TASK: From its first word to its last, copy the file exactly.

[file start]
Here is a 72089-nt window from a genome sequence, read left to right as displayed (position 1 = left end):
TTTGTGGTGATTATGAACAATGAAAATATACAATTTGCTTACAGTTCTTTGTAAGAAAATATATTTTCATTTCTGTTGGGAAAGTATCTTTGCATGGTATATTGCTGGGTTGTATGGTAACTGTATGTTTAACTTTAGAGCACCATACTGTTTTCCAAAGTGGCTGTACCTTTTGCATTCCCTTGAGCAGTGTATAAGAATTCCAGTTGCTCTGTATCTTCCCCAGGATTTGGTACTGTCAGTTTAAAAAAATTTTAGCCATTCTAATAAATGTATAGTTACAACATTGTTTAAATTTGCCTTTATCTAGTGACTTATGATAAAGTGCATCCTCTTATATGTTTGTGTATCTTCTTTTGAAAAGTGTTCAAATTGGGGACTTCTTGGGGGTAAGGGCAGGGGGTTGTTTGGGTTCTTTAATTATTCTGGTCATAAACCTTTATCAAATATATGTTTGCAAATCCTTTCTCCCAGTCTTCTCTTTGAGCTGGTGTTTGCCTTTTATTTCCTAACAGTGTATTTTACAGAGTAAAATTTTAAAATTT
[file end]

Here is a 72089-nt window from a genome sequence, read left to right as displayed (position 1 = left end):
TTTGTGGTGATTATGAACAATGAAAATATACAATTTGCTTACAGTTCTTTGTAAGAAAATATATTTTCATTTCTGTTGGGAAAGTATCTTTGCATGGTATATTGCTGGGTTGTATGGTAACTGTATGTTTAACTTTAGAGCACCATACTGTTTTCCAAAGTGGCTGTACCTTTTGCATTCCCTTGAGCAGTGTATAAGAATTCCAGTTGCTCTGTATCTTCCCCAGGATTTGGTACTGTCAGTTTAAAAAAATTTTAGCCATTCTAATAAATGTATAGTTACAACATTGTTTAAATTTGCCTTTATCTAGTGACTTATGATAAAGTGCATCCTCTTATATGTTTGTGTATCTTCTTTTGAAAAGTGTTCAAATTGGGGACTTCTTGGGGGTAAGGGCAGGGGGTTGTTTGGGTTCTTTAATTATTCTGGTCATAAACCTTTATCAAATATATGTTTGCAAATCCTTTCTCCCAGTCTTCTCTTTGAGCTGGTGTTTGCCTTTTATTTCCTAACAGTGTATTTTACAGAGTAAAATTTTAAAATTT